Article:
Epidemic  

From The Art and Popular Culture Encyclopedia

Jump to: navigation, search

Related e

Google
Wikipedia
Wiktionary
Wiki Commons
Wikiquote
Wikisource
YouTube
Shop


Featured:
Train wreck at Montparnasse (October 22, 1895) by Studio Lévy and Sons.
Enlarge
Train wreck at Montparnasse (October 22, 1895) by Studio Lévy and Sons.

In epidemiology, an epidemic (from Greek epi- upon + demos people) is a classification of a disease that appears as new cases in a given human population, during a given period, at a rate that substantially exceeds what is "expected," based on recent experience (the number of new cases in the population during a specified period of time is called the "incidence rate"). (An epizootic is the same thing but for an animal population.)

Defining an epidemic can be subjective, depending in part on what is "expected". An epidemic may be restricted to one locale (an outbreak), more general (an "epidemic") or even global (pandemic). Because it is based on what is "expected" or thought normal, a few cases of a very rare disease like rabies may be classified as an "epidemic," while many cases of a common disease (like the common cold) would not.

Common diseases that occur at a constant but relatively high rate in the population are said to be "endemic." An example of an endemic disease is malaria in some parts of Africa (for example, Liberia) in which a large portion of the population is expected to get malaria at some point in their lifetimes.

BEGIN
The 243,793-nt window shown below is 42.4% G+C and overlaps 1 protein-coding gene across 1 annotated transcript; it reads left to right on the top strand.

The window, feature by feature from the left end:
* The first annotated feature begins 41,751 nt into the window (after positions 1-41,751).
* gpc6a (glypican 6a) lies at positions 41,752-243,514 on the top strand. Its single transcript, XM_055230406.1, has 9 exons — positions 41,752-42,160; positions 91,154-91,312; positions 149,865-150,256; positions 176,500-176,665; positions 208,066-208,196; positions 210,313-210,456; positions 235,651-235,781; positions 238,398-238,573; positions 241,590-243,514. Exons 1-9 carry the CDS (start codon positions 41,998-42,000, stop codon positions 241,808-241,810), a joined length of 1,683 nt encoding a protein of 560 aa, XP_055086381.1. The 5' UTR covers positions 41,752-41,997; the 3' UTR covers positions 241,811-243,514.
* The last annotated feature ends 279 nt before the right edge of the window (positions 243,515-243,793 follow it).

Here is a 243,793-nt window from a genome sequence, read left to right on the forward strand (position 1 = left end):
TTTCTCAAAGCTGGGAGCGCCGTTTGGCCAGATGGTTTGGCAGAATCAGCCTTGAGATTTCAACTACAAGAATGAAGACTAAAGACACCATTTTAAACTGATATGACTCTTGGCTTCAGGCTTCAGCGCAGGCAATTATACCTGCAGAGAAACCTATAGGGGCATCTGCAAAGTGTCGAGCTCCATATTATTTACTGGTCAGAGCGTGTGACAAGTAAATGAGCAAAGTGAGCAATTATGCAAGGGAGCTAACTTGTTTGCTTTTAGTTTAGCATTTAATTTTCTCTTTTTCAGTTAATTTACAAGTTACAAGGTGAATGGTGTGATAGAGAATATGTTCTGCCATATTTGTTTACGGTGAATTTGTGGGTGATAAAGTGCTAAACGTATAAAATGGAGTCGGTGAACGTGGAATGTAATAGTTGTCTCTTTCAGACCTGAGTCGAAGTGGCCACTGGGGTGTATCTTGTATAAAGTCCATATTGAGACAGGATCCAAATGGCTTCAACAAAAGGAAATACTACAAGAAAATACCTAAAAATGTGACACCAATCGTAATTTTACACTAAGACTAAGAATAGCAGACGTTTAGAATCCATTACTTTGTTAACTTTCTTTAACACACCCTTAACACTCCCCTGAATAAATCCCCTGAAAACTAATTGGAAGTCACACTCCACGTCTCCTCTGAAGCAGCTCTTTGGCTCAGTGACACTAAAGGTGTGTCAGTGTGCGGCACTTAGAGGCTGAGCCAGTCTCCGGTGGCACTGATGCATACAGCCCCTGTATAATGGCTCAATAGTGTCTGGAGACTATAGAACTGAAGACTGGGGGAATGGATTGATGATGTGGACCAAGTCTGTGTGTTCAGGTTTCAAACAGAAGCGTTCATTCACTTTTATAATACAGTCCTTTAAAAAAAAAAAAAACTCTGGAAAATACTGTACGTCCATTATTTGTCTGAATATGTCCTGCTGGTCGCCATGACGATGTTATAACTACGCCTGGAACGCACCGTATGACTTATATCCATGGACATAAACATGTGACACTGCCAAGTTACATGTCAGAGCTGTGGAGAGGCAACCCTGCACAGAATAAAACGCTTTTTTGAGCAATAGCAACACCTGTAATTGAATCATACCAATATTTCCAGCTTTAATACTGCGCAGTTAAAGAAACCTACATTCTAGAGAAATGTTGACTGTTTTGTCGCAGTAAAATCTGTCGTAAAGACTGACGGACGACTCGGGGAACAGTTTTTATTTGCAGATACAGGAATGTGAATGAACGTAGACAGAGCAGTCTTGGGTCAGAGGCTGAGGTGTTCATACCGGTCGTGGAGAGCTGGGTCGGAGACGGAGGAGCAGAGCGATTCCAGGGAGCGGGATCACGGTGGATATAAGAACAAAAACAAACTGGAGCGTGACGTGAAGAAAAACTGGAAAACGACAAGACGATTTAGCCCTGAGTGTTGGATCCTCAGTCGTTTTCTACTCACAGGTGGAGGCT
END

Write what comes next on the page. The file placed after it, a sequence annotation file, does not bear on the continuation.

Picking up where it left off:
Famous examples of epidemics include the bubonic plague epidemic of Medieval Europe known as the Black Death, and the Great Influenza Pandemic concurring with the end of World War I.

Non-biological usage

The term is often used in a non-biological sense to refer to widespread and growing societal problems, for example, in discussions of obesity, mental illness or drug addiction.

See also




Unless indicated otherwise, the text in this article is either based on Wikipedia article "Epidemic" or another language Wikipedia page thereof used under the terms of the GNU Free Documentation License; or on original research by Jahsonic and friends. See Art and Popular Culture's copyright notice.

Personal tools